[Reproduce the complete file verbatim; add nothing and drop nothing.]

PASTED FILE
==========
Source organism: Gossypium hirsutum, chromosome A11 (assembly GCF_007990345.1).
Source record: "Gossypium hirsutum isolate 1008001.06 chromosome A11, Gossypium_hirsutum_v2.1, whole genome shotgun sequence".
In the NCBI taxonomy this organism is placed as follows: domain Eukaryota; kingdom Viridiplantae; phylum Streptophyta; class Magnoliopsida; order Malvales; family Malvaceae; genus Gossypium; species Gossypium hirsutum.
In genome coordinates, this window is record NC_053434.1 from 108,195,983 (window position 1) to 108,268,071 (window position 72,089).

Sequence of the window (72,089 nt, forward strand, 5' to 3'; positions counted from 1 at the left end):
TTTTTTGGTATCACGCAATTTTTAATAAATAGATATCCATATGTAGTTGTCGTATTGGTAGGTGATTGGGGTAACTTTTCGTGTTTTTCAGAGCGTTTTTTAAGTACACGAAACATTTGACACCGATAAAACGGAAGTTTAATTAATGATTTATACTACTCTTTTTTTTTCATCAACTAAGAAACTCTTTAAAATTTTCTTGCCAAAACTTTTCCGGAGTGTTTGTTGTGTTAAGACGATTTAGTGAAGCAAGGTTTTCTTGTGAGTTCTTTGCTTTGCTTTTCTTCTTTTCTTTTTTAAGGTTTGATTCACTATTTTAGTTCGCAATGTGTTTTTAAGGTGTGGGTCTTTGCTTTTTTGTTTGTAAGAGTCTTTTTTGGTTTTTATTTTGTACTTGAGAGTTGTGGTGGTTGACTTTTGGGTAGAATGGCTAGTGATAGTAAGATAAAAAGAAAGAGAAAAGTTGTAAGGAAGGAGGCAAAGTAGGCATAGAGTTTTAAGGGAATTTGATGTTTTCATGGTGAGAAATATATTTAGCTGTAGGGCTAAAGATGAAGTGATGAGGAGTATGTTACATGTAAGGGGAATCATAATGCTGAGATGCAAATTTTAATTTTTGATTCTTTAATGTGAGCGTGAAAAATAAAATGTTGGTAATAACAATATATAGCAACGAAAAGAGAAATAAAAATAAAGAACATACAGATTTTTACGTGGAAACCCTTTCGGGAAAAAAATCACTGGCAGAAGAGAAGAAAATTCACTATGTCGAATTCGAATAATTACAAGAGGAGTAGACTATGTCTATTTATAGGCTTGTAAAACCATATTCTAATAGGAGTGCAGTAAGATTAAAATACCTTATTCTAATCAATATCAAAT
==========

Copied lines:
Source organism: Gossypium hirsutum, chromosome A11 (assembly GCF_007990345.1).
Source record: "Gossypium hirsutum isolate 1008001.06 chromosome A11, Gossypium_hirsutum_v2.1, whole genome shotgun sequence".
In the NCBI taxonomy this organism is placed as follows: domain Eukaryota; kingdom Viridiplantae; phylum Streptophyta; class Magnoliopsida; order Malvales; family Malvaceae; genus Gossypium; species Gossypium hirsutum.
In genome coordinates, this window is record NC_053434.1 from 108,195,983 (window position 1) to 108,268,071 (window position 72,089).

Sequence of the window (72,089 nt, forward strand, 5' to 3'; positions counted from 1 at the left end):
TTTTTTGGTATCACGCAATTTTTAATAAATAGATATCCATATGTAGTTGTCGTATTGGTAGGTGATTGGGGTAACTTTTCGTGTTTTTCAGAGCGTTTTTTAAGTACACGAAACATTTGACACCGATAAAACGGAAGTTTAATTAATGATTTATACTACTCTTTTTTTTTCATCAACTAAGAAACTCTTTAAAATTTTCTTGCCAAAACTTTTCCGGAGTGTTTGTTGTGTTAAGACGATTTAGTGAAGCAAGGTTTTCTTGTGAGTTCTTTGCTTTGCTTTTCTTCTTTTCTTTTTTAAGGTTTGATTCACTATTTTAGTTCGCAATGTGTTTTTAAGGTGTGGGTCTTTGCTTTTTTGTTTGTAAGAGTCTTTTTTGGTTTTTATTTTGTACTTGAGAGTTGTGGTGGTTGACTTTTGGGTAGAATGGCTAGTGATAGTAAGATAAAAAGAAAGAGAAAAGTTGTAAGGAAGGAGGCAAAGTAGGCATAGAGTTTTAAGGGAATTTGATGTTTTCATGGTGAGAAATATATTTAGCTGTAGGGCTAAAGATGAAGTGATGAGGAGTATGTTACATGTAAGGGGAATCATAATGCTGAGATGCAAATTTTAATTTTTGATTCTTTAATGTGAGCGTGAAAAATAAAATGTTGGTAATAACAATATATAGCAACGAAAAGAGAAATAAAAATAAAGAACATACAGATTTTTACGTGGAAACCCTTTCGGGAAAAAAATCACTGGCAGAAGAGAAGAAAATTCACTATGTCGAATTCGAATAATTACAAGAGGAGTAGACTATGTCTATTTATAGGCTTGTAAAACCATATTCTAATAGGAGTGCAGTAAGATTAAAATACCTTATTCTAATCAATATCAAAT